Online Lenders Alliance Promises to Watch for “Bad Actors”

A major trade group for the online lending industry announced last week that it would ramp up its monitoring of bad actors in the sector. The goal? To help raise the good actors.

In an example of an industry group taking regulation into its own hands, the Online Lenders Alliance has started policing lender websites after Google moved to block ads promoting payday-loan companies from appearing in search results.

We’re trying to be the cop on the beat. We’re not interested in having people who do fraudulent business giving our good lenders a bad name.

“We’re trying to be the cop on the beat,” OLA Chief Executive Lisa McGreevy said to the Los Angeles Times. “We’re not interested in having bad actors or people who do fraudulent business giving our good lenders a bad name.”

Earlier this month, Google announced that it would no longer display misleading loan ads, specifically for products with short-term repayment cycles and high interest rates.

These loan offerings, critics say, draw many consumers into a deep, costly trap.

“We have found that borrowers face steep, hidden costs to their online loans in the form of unanticipated bank penalty fees,” Consumer Financial Protection Bureau Director Richard Cordray said in comments reported by the Times in April.

Cordray referenced a CFPB report that found that borrowers often have to pay an overdraft bank fee when lenders take a scheduled loan payment.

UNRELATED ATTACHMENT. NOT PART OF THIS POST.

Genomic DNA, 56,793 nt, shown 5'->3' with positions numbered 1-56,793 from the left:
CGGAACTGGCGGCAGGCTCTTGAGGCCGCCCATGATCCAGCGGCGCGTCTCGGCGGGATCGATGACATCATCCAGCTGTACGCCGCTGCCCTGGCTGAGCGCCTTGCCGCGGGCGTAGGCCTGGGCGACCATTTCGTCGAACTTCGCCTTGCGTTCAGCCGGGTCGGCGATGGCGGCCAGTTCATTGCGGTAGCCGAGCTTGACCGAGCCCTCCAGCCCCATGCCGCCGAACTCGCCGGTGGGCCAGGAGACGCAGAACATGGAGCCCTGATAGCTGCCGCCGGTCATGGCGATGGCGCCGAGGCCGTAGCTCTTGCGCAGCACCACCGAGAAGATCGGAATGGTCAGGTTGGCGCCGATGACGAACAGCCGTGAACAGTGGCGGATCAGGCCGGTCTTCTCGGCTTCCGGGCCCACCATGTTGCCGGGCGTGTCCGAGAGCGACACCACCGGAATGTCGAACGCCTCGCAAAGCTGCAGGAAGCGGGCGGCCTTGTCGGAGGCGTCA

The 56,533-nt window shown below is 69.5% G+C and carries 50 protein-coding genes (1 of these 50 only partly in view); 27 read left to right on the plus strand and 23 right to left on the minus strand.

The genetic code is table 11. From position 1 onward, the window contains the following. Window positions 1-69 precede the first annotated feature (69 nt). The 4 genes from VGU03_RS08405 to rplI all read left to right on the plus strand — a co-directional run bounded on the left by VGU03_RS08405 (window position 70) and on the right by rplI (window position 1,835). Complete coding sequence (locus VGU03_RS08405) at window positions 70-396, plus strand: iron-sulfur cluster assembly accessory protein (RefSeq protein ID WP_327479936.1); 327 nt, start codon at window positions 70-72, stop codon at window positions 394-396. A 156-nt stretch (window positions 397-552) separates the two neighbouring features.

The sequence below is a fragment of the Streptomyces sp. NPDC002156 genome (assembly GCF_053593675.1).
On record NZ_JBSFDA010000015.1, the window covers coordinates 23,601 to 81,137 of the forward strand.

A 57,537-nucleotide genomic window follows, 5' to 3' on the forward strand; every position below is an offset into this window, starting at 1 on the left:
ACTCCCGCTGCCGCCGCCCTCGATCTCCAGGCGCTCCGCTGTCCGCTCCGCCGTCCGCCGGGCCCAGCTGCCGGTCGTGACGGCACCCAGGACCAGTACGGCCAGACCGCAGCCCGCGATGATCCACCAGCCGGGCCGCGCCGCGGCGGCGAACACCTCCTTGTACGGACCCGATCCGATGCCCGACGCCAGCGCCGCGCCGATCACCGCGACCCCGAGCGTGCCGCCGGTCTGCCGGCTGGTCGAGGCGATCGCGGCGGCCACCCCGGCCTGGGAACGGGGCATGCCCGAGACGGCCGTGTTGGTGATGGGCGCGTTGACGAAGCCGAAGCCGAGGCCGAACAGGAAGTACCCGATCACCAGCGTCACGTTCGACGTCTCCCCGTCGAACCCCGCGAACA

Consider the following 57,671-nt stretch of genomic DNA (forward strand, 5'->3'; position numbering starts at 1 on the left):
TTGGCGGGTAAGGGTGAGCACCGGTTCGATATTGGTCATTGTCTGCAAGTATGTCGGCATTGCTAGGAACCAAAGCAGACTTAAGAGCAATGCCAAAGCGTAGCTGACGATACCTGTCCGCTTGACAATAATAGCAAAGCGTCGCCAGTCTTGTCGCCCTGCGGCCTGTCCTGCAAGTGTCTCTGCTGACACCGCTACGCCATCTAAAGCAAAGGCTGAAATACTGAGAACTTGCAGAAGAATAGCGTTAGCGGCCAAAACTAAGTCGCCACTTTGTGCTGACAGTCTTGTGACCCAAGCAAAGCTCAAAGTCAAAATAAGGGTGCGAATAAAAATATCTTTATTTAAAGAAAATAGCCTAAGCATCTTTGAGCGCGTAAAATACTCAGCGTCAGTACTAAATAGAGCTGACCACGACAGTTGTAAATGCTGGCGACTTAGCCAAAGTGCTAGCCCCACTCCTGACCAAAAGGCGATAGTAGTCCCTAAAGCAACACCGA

OLA says it wants to help to crack down on such unscrupulous behavior. An outside firm is building an automated search program, which will find lender websites that tout loans with “no credit check” and make other misleading claims to borrowers.

“When sites have one thing wrong, they probably have other things that are noncompliant,” McGreevy said, such as misleading statements that don’t meet OLA’s rules. If such problems are found, she said, the alliance will express its concerns to the company. If the lender doesn’t adjust its practices, OLA will share the lender’s identity with members and report the lender to law enforcement.

The new program replaces monitoring that OLA previously did manually, McGreevy said.

If the online lending industry can work past these problems, there could be a lot of potential for future growth.

“The potential benefits of this convergence between financial services, enabling technologies, and the firms that produce them are immense,” the Financial Services Roundtable recently told the House Financial Services Committee, according to Financial Advisor.

But as American Bankers Association CEO Rob Nichols noted at the hearing, online lenders have a reputation problem, registering only a 15 percent satisfaction rate compared to 75 percent for bank lenders.

OLA’s McGreevy said her association has to be out front in fixing these problems.

“Staying on top of it is a constant monitoring challenge,” McGreevy told the Times. “It takes every part of our industry to look at what’s happening.”


Patrick deHahn

By Patrick deHahn

Patrick deHahn is a contributor to Associations Now. MORE

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